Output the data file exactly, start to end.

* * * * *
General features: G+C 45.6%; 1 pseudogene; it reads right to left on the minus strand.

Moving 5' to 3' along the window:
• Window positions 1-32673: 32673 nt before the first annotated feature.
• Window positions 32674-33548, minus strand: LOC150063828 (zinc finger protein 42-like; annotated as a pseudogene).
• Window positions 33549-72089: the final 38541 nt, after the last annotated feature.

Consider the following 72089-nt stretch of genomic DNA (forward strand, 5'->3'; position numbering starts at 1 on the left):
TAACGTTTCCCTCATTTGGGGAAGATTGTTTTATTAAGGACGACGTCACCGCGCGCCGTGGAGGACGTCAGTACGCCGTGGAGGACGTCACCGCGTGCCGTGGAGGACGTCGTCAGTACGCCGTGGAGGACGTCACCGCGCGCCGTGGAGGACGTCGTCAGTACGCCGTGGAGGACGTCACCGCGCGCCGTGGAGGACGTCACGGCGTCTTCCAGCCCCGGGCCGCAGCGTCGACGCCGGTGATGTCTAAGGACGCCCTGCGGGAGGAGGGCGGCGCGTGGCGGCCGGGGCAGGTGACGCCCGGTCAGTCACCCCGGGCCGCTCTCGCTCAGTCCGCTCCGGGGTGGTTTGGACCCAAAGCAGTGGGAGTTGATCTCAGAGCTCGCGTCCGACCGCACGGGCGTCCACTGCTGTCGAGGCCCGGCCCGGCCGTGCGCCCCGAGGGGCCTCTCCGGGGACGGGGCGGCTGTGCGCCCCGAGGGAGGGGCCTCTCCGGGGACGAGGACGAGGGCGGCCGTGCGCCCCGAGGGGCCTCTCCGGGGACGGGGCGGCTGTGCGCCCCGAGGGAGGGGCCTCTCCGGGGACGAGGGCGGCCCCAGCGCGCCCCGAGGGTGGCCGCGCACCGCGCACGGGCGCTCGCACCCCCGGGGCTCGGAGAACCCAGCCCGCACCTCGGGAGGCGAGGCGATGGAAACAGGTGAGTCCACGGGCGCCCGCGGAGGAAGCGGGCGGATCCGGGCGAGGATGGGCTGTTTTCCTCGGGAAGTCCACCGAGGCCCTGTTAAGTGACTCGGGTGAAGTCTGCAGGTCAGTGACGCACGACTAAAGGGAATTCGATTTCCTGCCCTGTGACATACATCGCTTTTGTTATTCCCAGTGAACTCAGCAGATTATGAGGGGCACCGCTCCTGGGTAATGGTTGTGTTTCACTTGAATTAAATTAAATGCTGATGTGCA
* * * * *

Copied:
General features: G+C 45.6%; 1 pseudogene; it reads right to left on the minus strand.

Moving 5' to 3' along the window:
• Window positions 1-32673: 32673 nt before the first annotated feature.
• Window positions 32674-33548, minus strand: LOC150063828 (zinc finger protein 42-like; annotated as a pseudogene).
• Window positions 33549-72089: the final 38541 nt, after the last annotated feature.

Consider the following 72089-nt stretch of genomic DNA (forward strand, 5'->3'; position numbering starts at 1 on the left):
TAACGTTTCCCTCATTTGGGGAAGATTGTTTTATTAAGGACGACGTCACCGCGCGCCGTGGAGGACGTCAGTACGCCGTGGAGGACGTCACCGCGTGCCGTGGAGGACGTCGTCAGTACGCCGTGGAGGACGTCACCGCGCGCCGTGGAGGACGTCGTCAGTACGCCGTGGAGGACGTCACCGCGCGCCGTGGAGGACGTCACGGCGTCTTCCAGCCCCGGGCCGCAGCGTCGACGCCGGTGATGTCTAAGGACGCCCTGCGGGAGGAGGGCGGCGCGTGGCGGCCGGGGCAGGTGACGCCCGGTCAGTCACCCCGGGCCGCTCTCGCTCAGTCCGCTCCGGGGTGGTTTGGACCCAAAGCAGTGGGAGTTGATCTCAGAGCTCGCGTCCGACCGCACGGGCGTCCACTGCTGTCGAGGCCCGGCCCGGCCGTGCGCCCCGAGGGGCCTCTCCGGGGACGGGGCGGCTGTGCGCCCCGAGGGAGGGGCCTCTCCGGGGACGAGGACGAGGGCGGCCGTGCGCCCCGAGGGGCCTCTCCGGGGACGGGGCGGCTGTGCGCCCCGAGGGAGGGGCCTCTCCGGGGACGAGGGCGGCCCCAGCGCGCCCCGAGGGTGGCCGCGCACCGCGCACGGGCGCTCGCACCCCCGGGGCTCGGAGAACCCAGCCCGCACCTCGGGAGGCGAGGCGATGGAAACAGGTGAGTCCACGGGCGCCCGCGGAGGAAGCGGGCGGATCCGGGCGAGGATGGGCTGTTTTCCTCGGGAAGTCCACCGAGGCCCTGTTAAGTGACTCGGGTGAAGTCTGCAGGTCAGTGACGCACGACTAAAGGGAATTCGATTTCCTGCCCTGTGACATACATCGCTTTTGTTATTCCCAGTGAACTCAGCAGATTATGAGGGGCACCGCTCCTGGGTAATGGTTGTGTTTCACTTGAATTAAATTAAATGCTGATGTGCA